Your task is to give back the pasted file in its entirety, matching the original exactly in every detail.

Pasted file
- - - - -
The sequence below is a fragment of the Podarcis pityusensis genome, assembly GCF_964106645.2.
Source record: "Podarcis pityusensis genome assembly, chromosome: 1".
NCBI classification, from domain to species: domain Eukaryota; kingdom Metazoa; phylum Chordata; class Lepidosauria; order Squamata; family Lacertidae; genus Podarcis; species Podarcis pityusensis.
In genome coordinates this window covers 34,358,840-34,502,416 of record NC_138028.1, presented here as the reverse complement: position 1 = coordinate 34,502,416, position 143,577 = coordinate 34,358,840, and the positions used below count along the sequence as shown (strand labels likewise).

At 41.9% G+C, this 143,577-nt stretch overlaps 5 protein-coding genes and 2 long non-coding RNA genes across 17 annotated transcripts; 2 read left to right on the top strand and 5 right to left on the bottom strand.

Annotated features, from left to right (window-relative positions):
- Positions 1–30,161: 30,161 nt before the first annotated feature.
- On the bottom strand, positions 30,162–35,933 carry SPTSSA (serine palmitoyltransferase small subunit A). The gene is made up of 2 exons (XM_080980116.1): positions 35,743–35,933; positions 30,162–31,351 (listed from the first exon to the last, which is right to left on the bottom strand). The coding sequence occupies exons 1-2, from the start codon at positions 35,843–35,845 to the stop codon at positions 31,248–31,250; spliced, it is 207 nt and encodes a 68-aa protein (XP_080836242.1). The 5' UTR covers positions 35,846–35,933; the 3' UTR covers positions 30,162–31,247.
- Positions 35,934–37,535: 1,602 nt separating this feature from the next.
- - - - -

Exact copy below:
The sequence below is a fragment of the Podarcis pityusensis genome, assembly GCF_964106645.2.
Source record: "Podarcis pityusensis genome assembly, chromosome: 1".
NCBI classification, from domain to species: domain Eukaryota; kingdom Metazoa; phylum Chordata; class Lepidosauria; order Squamata; family Lacertidae; genus Podarcis; species Podarcis pityusensis.
In genome coordinates this window covers 34,358,840-34,502,416 of record NC_138028.1, presented here as the reverse complement: position 1 = coordinate 34,502,416, position 143,577 = coordinate 34,358,840, and the positions used below count along the sequence as shown (strand labels likewise).

At 41.9% G+C, this 143,577-nt stretch overlaps 5 protein-coding genes and 2 long non-coding RNA genes across 17 annotated transcripts; 2 read left to right on the top strand and 5 right to left on the bottom strand.

Annotated features, from left to right (window-relative positions):
- Positions 1–30,161: 30,161 nt before the first annotated feature.
- On the bottom strand, positions 30,162–35,933 carry SPTSSA (serine palmitoyltransferase small subunit A). The gene is made up of 2 exons (XM_080980116.1): positions 35,743–35,933; positions 30,162–31,351 (listed from the first exon to the last, which is right to left on the bottom strand). The coding sequence occupies exons 1-2, from the start codon at positions 35,843–35,845 to the stop codon at positions 31,248–31,250; spliced, it is 207 nt and encodes a 68-aa protein (XP_080836242.1). The 5' UTR covers positions 35,846–35,933; the 3' UTR covers positions 30,162–31,247.
- Positions 35,934–37,535: 1,602 nt separating this feature from the next.